Sarah Carter, Carl Carl Wilson, Carter Family discussed on Slate's Culture Gabfest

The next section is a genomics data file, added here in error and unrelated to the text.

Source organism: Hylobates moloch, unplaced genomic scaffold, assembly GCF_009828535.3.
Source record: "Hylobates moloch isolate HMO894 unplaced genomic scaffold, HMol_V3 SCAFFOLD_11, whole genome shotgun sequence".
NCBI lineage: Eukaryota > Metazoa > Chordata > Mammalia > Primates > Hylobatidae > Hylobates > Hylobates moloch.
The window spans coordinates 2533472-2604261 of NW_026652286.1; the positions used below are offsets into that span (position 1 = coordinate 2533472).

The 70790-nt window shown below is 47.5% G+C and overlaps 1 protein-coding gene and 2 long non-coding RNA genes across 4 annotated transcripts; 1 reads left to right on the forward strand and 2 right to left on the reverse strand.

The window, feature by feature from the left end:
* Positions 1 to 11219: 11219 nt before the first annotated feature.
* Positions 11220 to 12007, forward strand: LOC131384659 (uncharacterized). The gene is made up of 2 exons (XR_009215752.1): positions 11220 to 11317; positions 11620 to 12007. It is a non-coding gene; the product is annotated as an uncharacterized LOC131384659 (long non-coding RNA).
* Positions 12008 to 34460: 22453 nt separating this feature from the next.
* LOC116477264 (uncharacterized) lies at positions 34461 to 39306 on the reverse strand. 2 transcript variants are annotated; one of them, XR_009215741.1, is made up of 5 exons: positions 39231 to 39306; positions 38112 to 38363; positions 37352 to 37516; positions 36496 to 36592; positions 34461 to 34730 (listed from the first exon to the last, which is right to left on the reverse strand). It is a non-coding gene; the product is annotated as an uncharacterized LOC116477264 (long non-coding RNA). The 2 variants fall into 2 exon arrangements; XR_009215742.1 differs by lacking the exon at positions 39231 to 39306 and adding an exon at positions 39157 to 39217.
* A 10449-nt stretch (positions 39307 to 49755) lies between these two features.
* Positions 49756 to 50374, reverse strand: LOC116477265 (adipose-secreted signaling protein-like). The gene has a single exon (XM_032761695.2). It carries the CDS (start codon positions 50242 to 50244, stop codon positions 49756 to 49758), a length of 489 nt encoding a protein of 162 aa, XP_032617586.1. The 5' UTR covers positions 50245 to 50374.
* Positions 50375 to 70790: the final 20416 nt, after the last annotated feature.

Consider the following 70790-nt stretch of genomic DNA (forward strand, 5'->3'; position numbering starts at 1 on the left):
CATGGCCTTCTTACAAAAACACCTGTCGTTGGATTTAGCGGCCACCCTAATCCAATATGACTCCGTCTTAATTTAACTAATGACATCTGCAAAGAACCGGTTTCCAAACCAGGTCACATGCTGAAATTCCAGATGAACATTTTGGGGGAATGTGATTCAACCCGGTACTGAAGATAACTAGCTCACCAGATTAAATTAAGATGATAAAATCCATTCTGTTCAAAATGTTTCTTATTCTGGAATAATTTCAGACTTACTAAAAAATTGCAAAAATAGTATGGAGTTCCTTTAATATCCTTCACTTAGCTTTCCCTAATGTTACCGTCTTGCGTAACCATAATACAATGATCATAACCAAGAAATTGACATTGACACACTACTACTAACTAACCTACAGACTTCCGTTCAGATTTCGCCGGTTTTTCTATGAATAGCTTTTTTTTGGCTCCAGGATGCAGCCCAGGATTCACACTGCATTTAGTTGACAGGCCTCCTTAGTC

Each year several thousand people came to hear music that reminded them of simpler the times and the rural homes of their pass going to dance with satellite going back home to Mama's grandma's for Thanksgiving needed country music songs about a little along cabins that people have never lived in the old country Church Church people have never attended but it's smoke for a lot of people who were being forgotten felt they were being forgotten tragedy staple both above all is just a heartening back to the older way of laughed either real or imagined. I joined by Carl Carl Wilson a music critic for slate. Hey Karl welcome back. Hi everybody so Carl for the you know. The first episode of this genus documentary very really gets us up to what Rosanne cash calls the bedrock moment the really foundational moment upon which all of country music has been built since which is the simultaneous emergence of the Carter family and Jimmie Rodgers. This is as the documentary says lightning really striking twice in the same location location that is kind of an amazing a turning point in the history of popular music. Maybe maybe maybe begin there. Yeah well what they're talking about. They're in the documentary. Is this basically what we would call an in our guy now from a record company called okay who went out to you a rural Tennessee and recorded what's now known as the Bristol Sessions basically just put out a call for anybody within so you know the the sound of of the advertisements that they were putting out for to come and see what kind of what kind of music can catch and two two of the artists that they found that way our get Jimmy Rogers who was a railroad worker who came and was is heavily influenced by Blues Music which etered working with with black people in the railway industry and you know and by also so by the sort of grew music that he'd grown up with and the Carter who came much more out of Gospel music out of the tradition of kind of Scots Irish balladry and between the two of them they really kind of fixed those two sides of of country music and and Burns follows both of their kind if trails from there in a lot of ways you can you can take almost anybody in country music and show the ways that they're the heirs of one or the other often both of those artists and so that kind of is the Big Bang I mean it's only the big bang because it's the early commercial record industry and and and so and so technology is determinative and everything that happens from there on you know is particularly influenced by the development of radio so in some ways you know this story could start you could put the the beginning of the story centuries before you could put it somewhere in the nineteenth century with the minstrel shows which had that kind of combination combination of the Banjo and the violin and in their own way this kind of black and white influences well which is a influence that Burns acknowledges colleges but kind of skipped over a little bit There's a tendency throughout the documentary to want to kind of take the less comfortable parts of country history story and acknowledged them but not deal with them head on. That's kind of something you know that's kind of a Ken Burns thing that that I think Myers the whole series he's in a way but in a lot of ways he gets the big parts of of what the history is about and how everything developed right Carl. I think we'd be remiss if we didn't talk talk about a pretty remarkable moment both in the history of country music and in the documentary which is which is the emergence of the Carter Family and this the documentary depicts is the perfect intersection of this music which had had no real commercial aspirations whatsoever really was just solace for lonely rural people well and the new technologies monies that are that are coming in and starting to surround it an appropriate it and at this moment you can finally get this piece of American the style Joe or American or whatever on vinyl and sell it and that's that's where the Carter family emerges and it's I. I knew that story and I I love their music but just it's amazing to hear people talk about how Sarah Carter I think is a quote from someone. Sarah Carter gave birth to all vocally and mother Mabel. This was the real revelation the guitar playing of mother. May Bell really laid down the DNA of all country and Western guitar playing to come come out of that. Maybe talk a little bit about that turning point yeah I mean I think you know Sarah. Carter's influence is definitely felt over the years ears and and but I think you could also argue that there are a lot of other people whose whose focal influence was men more powerful but but mother mayvale there's no question question she she created and probably partly influenced by some African American context as well but we don't entirely have the the story there but in her in her own waste she created at least in popularize what what's been known as the Carter scratch which or just just Carter style guitar playing which is this combination of strumming finger picking that allows the the melody to be picked out or an accompaniment part to be picked out in the in the mid strings well. There's a the base amid strings while there's a kind of general back and forth strub happening in having this kind of double voiced thing happened and that's that is the foundation of basically you know all American pop guitar playing playing in a lot of ways.

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